My New Book!

My New Book!
My New Book!

Friday, March 30, 2012

March 30, 2012: Race and Technology

[The fifth post in my series on race in contemporary America. Remember that your suggestions, and guest posts, are still very welcome!]

Three angles on a particularly tough and important contemporary question.

My first angle on the question of how and where race plays into our 21st century world of technology is also a guest post of sorts, and the reason for this piece: my fellow American Studier Jen Rhee read some of my other blog posts related to race and contacted me to share a graphic that focuses on the question of race and technology. The graphic is here: and largely speaks for itself: it introduces in relatively quick and broad strokes many complex questions, each of which could be investigated and analyzed further (which is, I believe, precisely the graphic’s fundamental point and goal); but even in its brief space it makes a compelling case that technology is not nearly as color-blind as we might like to believe.

My second angle connects to one of the graphic’s first main focal points, the question of how much support and opportunity black entrepreneurs in the tech industry receive (particularly as compared to white entrepreneurs). This past fall, as part of a series entitled “Black in America,” CNN aired a documentary entitled “The New Promised Land: Silicon Valley.” The film’s vision of Silicon Valley’s racial hierarchies and limitations produced a series of debates and conversations that have continued, such as at a prominent recent SXSW panel on the aftermath of the documentary and its questions and stories. It has also helped bring attention to organizations such as, an online community that features its own technology focus and that certainly illustrates how any American community can utilize the 21st century’s digital and social media developments to help advance that community’s opportunities and connections, and to push back against whatever structural or institutional discriminations the tech world includes.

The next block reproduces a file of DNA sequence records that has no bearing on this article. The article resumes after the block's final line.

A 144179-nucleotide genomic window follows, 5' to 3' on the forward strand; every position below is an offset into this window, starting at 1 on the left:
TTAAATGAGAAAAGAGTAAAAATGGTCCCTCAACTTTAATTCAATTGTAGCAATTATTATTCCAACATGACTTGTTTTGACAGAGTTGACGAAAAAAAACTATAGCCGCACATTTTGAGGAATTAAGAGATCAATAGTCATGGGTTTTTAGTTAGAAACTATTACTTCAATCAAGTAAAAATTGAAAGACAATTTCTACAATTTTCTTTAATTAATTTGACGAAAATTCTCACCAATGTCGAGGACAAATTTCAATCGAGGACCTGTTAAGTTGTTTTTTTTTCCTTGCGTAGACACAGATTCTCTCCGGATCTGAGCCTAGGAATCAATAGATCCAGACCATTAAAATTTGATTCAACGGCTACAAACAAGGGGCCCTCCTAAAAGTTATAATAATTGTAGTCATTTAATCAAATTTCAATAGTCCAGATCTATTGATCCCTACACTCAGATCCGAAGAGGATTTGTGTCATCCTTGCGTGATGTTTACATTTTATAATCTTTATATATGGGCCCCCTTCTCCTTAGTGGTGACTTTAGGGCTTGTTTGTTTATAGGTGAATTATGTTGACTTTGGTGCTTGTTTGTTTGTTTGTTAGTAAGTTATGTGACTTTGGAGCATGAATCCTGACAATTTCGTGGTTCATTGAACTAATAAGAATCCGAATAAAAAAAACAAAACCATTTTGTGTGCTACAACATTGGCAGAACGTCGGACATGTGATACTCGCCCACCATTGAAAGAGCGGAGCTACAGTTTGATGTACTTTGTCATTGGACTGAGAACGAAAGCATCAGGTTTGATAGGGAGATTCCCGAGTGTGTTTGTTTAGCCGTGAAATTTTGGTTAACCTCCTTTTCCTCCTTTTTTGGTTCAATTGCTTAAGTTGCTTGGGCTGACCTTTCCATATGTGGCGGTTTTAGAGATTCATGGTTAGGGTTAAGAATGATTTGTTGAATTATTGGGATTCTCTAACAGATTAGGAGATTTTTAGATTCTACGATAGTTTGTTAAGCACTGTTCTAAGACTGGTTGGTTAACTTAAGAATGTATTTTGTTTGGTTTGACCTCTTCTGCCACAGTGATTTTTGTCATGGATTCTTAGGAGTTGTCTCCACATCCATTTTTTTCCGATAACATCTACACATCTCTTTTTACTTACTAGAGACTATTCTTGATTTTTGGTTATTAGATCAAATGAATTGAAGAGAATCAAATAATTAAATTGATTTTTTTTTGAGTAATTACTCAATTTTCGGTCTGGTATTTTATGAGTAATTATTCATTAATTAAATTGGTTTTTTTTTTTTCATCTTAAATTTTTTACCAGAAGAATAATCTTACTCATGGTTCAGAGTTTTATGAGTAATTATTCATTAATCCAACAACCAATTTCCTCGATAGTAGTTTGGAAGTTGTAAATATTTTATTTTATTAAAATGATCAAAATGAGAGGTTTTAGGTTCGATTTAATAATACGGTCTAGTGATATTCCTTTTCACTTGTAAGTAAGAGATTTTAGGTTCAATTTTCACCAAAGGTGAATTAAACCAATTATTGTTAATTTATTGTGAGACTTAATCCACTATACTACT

If those questions of entrepreneurship address the upper levels of a world like tech, my third angle connects instead to questions about the tech world’s base. In one of my Steve Jobs-inspired posts, I wrote about what I called there the messy, troubling, democratizing machine; my interest was in how technological advances have long offered Americans greater access to the world around them while at the same time threatening that world in various ways. As the graphic argues, and as various other analyses and studies have illustrated, our most recent technological advances definitely have the potential to reinforce or even exacerbate racial divisions or hierarchies, and certainly can’t be viewed simply as the marvelous panaceas that they sometimes appear to be. Yet on the other hand, analyses such as this one have found Twitter (for example) to be strikingly open to African American and other minority voices, an open-ness that could parallel the liberating role that Twitter played in Iran’s Green Revolution of 2009. Messy, troubling, and democratizing indeed.

Next in the series this weekend,


PS. What do you think?

3/30 Memory Day nominees: A tie between Mary Whiton Calkins, the pioneering psychologist and women’s rights activist whose concept of “self-psychology” fundamentally altered the study of human identities; and Countee Cullen, the hugely talented and unique Harlem Renaissance poet (and W.E.B. Du Bois’s son-in-law!).

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